Today I’ve been transcribing notes from my visit to the Advanced Manufacturing Research Cenre (AMRC) near Sheffield, for a forthcoming piece in AIR International magazine. As it name implies, the AMRC is home to really high-tech R&D in manufacturing. Big aerospace names like Rolls-Royce, BAE and Messier-Bugatti-Dowty are all there.
What’s intriguing about the AMRC – quite apart from the work that’s being carried out there, obviously – is the fact that it’s built on part of the site that was the Orgreave colliery and coking plant.
In 1984, police and striking coal miners clashed in the so-called ‘Battle of Orgreave’ – a leitmotif for the Eighties clash between Thatcherism and the trades unions.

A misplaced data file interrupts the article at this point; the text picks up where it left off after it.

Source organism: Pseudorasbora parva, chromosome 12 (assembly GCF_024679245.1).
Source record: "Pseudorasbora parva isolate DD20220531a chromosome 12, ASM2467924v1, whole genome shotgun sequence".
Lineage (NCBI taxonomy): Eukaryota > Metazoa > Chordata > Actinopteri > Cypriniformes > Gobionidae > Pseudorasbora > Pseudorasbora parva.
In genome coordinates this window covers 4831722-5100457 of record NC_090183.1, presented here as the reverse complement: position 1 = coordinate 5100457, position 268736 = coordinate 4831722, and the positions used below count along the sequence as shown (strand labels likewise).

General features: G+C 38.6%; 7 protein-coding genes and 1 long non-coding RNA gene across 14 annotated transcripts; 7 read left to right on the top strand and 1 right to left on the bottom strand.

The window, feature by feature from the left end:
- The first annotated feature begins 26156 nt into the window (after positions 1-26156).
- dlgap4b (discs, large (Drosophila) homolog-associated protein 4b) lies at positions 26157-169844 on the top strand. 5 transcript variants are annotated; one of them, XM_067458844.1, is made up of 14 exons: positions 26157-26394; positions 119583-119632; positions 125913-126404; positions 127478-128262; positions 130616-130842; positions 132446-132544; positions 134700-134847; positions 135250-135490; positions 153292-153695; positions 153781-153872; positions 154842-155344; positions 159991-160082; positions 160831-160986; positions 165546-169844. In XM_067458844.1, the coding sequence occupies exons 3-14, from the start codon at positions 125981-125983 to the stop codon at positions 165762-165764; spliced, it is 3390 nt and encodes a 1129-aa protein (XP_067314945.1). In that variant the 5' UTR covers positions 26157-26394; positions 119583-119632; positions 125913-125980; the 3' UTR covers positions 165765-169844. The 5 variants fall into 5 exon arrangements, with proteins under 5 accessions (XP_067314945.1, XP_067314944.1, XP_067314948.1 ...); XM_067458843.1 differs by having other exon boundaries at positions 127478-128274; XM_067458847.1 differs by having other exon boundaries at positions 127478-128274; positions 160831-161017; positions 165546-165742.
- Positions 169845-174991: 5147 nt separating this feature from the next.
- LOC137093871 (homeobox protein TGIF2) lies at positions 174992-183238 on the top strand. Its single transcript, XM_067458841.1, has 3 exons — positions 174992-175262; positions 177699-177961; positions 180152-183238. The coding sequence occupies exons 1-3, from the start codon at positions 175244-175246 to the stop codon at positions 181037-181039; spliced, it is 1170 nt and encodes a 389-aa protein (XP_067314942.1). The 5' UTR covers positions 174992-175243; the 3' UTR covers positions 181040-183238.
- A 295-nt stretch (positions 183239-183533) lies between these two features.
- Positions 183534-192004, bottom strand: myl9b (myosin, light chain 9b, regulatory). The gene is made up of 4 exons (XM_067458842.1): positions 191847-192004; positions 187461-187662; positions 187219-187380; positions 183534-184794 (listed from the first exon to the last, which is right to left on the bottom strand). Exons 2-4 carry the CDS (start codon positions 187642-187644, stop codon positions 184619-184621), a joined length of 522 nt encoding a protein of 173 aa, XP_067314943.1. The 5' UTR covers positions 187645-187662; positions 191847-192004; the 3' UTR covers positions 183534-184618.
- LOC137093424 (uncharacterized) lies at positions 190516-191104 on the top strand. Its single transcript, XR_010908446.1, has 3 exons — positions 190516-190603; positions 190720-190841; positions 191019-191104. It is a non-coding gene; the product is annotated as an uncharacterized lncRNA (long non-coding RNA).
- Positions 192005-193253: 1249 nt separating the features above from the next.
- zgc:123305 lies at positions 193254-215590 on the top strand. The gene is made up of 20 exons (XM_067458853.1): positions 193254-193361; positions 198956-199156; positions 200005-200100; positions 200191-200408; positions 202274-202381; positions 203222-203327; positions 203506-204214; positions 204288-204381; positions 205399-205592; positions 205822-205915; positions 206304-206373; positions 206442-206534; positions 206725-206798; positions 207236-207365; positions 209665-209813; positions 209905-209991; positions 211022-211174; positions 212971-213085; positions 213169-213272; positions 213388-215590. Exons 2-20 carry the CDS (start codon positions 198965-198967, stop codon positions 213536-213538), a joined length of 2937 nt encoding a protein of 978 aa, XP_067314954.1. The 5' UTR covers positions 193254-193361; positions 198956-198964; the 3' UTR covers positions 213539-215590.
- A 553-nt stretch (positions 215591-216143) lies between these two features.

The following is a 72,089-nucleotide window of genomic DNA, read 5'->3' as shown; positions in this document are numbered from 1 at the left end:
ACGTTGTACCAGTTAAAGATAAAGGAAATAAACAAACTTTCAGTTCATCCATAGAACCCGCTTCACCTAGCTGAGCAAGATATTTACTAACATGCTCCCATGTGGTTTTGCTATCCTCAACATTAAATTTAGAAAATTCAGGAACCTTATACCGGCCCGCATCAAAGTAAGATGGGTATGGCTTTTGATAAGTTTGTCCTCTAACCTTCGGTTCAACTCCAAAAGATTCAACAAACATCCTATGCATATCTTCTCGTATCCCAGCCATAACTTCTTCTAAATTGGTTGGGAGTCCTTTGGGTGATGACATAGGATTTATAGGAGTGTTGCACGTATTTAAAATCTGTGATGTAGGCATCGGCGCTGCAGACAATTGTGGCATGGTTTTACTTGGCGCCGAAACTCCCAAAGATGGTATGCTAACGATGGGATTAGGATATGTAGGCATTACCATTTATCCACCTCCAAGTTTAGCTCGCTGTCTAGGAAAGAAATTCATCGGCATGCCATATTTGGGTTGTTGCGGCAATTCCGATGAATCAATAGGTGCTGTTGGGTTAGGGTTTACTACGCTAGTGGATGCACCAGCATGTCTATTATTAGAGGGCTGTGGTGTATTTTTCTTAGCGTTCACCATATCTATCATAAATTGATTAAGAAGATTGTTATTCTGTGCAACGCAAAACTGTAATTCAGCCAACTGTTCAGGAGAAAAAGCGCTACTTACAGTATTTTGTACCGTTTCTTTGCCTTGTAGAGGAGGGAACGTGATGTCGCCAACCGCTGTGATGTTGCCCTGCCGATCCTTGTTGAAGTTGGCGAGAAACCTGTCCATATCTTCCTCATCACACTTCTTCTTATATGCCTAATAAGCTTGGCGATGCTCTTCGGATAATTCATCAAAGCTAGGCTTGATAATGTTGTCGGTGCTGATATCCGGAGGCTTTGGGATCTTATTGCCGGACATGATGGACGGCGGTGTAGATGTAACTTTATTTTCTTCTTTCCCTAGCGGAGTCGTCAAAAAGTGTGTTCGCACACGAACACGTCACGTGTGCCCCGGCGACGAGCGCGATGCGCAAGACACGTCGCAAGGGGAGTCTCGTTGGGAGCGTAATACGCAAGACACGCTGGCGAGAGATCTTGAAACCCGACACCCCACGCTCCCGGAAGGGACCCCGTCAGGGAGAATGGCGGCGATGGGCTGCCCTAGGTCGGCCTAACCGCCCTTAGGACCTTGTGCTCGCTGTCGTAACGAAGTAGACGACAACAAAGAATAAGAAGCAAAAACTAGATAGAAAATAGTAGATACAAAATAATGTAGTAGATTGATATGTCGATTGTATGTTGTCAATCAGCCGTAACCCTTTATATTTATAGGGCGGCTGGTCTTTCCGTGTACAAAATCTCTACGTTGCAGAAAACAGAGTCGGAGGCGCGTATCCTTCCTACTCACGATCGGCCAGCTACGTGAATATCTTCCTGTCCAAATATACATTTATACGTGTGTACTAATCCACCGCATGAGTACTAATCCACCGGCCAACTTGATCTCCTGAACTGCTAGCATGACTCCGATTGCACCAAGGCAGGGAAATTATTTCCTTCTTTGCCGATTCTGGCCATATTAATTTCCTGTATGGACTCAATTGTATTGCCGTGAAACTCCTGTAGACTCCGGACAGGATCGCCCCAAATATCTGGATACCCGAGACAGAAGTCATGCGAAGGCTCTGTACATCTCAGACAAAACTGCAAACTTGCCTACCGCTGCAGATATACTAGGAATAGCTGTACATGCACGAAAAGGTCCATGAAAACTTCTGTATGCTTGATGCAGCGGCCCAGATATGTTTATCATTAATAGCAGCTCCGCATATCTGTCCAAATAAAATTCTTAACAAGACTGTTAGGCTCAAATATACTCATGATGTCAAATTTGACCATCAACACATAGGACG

Looking out from the AMRC’s balcony over the modern buildings, wind turbine spinning in the breeze, it’s easy to forget that 30 years ago the site was the scene of such a notable incident in recent British history.
For me there’s something symbolic about the AMRC being at Orgreave. From the old order of traditional heavy industries to the advanced metallics, cutting and composites – the changes that have happened in this part of South Yorkshire neatly sum up the ways UK industry has changed.